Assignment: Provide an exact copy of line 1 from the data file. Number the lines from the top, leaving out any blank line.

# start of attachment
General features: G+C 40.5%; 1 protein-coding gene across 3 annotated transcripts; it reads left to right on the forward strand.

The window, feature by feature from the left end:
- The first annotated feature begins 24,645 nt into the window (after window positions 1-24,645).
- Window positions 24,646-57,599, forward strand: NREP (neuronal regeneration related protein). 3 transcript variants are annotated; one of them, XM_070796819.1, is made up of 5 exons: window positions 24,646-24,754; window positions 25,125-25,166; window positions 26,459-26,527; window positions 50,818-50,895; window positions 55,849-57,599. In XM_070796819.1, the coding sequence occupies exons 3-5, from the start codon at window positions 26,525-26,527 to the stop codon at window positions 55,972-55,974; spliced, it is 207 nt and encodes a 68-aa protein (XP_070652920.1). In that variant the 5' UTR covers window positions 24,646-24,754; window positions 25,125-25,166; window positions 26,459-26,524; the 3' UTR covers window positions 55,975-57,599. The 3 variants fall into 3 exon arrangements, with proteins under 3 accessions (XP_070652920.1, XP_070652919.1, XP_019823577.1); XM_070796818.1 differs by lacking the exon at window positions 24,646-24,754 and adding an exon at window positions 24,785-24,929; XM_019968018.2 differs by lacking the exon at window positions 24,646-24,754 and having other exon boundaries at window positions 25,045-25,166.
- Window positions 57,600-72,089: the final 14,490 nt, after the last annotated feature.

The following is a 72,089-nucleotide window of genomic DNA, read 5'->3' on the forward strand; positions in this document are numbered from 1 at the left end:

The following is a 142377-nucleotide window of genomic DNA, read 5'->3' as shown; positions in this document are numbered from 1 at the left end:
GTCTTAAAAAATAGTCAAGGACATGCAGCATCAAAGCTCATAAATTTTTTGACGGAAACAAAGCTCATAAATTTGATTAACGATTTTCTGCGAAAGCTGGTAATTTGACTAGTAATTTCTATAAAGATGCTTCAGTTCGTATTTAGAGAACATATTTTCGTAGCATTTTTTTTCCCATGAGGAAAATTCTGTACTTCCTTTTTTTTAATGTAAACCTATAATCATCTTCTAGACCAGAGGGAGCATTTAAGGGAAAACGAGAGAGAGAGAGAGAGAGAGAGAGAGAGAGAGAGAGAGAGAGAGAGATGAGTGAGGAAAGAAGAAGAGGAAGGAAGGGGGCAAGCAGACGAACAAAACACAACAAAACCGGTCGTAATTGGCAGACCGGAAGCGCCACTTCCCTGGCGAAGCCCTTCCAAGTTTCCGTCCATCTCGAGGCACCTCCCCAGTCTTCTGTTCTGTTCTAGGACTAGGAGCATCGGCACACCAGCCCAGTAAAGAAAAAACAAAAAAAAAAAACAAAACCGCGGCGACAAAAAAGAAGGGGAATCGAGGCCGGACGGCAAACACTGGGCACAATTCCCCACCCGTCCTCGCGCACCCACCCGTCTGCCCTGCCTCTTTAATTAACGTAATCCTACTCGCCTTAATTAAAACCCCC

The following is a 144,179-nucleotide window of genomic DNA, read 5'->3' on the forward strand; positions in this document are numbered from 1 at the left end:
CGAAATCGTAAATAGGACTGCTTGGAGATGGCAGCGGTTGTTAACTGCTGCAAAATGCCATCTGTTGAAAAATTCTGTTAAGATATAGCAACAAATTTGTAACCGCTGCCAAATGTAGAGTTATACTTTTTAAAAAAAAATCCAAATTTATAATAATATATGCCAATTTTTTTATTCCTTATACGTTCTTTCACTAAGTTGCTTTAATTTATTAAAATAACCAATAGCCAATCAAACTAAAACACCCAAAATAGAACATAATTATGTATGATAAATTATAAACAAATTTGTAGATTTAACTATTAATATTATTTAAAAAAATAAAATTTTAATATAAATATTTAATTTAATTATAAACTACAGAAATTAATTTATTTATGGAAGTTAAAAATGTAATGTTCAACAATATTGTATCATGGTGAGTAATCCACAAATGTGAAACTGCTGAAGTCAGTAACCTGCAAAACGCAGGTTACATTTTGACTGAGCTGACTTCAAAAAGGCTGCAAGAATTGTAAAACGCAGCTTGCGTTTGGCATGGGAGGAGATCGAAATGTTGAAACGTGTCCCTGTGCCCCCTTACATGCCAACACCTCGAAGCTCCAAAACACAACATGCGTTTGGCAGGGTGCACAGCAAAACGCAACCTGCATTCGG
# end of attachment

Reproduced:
General features: G+C 40.5%; 1 protein-coding gene across 3 annotated transcripts; it reads left to right on the forward strand.